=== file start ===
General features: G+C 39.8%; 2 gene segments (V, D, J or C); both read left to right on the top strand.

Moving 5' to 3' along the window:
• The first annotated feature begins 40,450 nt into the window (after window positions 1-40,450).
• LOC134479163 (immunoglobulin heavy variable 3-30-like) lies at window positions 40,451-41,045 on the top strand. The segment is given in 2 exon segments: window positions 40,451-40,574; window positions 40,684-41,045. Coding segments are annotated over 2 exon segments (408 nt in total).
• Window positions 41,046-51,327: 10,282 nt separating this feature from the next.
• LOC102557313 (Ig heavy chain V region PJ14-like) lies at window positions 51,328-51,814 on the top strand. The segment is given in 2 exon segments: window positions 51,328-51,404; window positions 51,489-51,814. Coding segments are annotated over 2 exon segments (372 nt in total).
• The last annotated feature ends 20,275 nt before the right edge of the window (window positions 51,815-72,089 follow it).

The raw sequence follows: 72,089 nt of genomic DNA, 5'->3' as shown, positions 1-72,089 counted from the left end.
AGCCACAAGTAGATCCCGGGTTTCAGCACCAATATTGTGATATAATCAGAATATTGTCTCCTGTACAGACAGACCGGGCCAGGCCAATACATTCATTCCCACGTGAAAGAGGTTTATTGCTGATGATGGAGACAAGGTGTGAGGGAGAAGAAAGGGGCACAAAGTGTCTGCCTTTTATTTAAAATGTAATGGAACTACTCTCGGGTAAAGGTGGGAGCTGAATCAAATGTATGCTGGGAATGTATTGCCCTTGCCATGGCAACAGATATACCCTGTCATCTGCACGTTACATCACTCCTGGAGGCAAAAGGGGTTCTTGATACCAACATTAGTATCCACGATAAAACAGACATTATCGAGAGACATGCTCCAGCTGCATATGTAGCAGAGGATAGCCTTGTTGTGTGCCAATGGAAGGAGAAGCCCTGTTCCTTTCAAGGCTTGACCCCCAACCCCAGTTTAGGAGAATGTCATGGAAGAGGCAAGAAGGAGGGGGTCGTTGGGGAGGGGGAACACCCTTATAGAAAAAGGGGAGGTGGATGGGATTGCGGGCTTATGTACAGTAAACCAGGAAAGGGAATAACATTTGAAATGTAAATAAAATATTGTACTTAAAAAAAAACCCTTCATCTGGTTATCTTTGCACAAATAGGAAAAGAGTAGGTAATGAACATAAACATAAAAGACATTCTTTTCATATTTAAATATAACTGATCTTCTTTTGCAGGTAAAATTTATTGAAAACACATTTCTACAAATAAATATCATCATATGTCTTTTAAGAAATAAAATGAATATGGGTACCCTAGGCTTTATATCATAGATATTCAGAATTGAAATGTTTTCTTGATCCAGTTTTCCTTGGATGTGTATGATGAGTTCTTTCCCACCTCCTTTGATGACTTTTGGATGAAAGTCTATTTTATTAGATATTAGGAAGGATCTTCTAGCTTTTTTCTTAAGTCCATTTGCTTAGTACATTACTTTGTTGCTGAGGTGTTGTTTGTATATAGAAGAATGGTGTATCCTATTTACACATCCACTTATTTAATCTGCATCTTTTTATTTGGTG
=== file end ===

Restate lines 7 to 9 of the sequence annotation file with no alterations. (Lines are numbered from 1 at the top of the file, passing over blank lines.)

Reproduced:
• The last annotated feature ends 20,275 nt before the right edge of the window (window positions 51,815-72,089 follow it).

The raw sequence follows: 72,089 nt of genomic DNA, 5'->3' as shown, positions 1-72,089 counted from the left end.
AGCCACAAGTAGATCCCGGGTTTCAGCACCAATATTGTGATATAATCAGAATATTGTCTCCTGTACAGACAGACCGGGCCAGGCCAATACATTCATTCCCACGTGAAAGAGGTTTATTGCTGATGATGGAGACAAGGTGTGAGGGAGAAGAAAGGGGCACAAAGTGTCTGCCTTTTATTTAAAATGTAATGGAACTACTCTCGGGTAAAGGTGGGAGCTGAATCAAATGTATGCTGGGAATGTATTGCCCTTGCCATGGCAACAGATATACCCTGTCATCTGCACGTTACATCACTCCTGGAGGCAAAAGGGGTTCTTGATACCAACATTAGTATCCACGATAAAACAGACATTATCGAGAGACATGCTCCAGCTGCATATGTAGCAGAGGATAGCCTTGTTGTGTGCCAATGGAAGGAGAAGCCCTGTTCCTTTCAAGGCTTGACCCCCAACCCCAGTTTAGGAGAATGTCATGGAAGAGGCAAGAAGGAGGGGGTCGTTGGGGAGGGGGAACACCCTTATAGAAAAAGGGGAGGTGGATGGGATTGCGGGCTTATGTACAGTAAACCAGGAAAGGGAATAACATTTGAAATGTAAATAAAATATTGTACTTAAAAAAAAACCCTTCATCTGGTTATCTTTGCACAAATAGGAAAAGAGTAGGTAATGAACATAAACATAAAAGACATTCTTTTCATATTTAAATATAACTGATCTTCTTTTGCAGGTAAAATTTATTGAAAACACATTTCTACAAATAAATATCATCATATGTCTTTTAAGAAATAAAATGAATATGGGTACCCTAGGCTTTATATCATAGATATTCAGAATTGAAATGTTTTCTTGATCCAGTTTTCCTTGGATGTGTATGATGAGTTCTTTCCCACCTCCTTTGATGACTTTTGGATGAAAGTCTATTTTATTAGATATTAGGAAGGATCTTCTAGCTTTTTTCTTAAGTCCATTTGCTTAGTACATTACTTTGTTGCTGAGGTGTTGTTTGTATATAGAAGAATGGTGTATCCTATTTACACATCCACTTATTTAATCTGCATCTTTTTATTTGGTG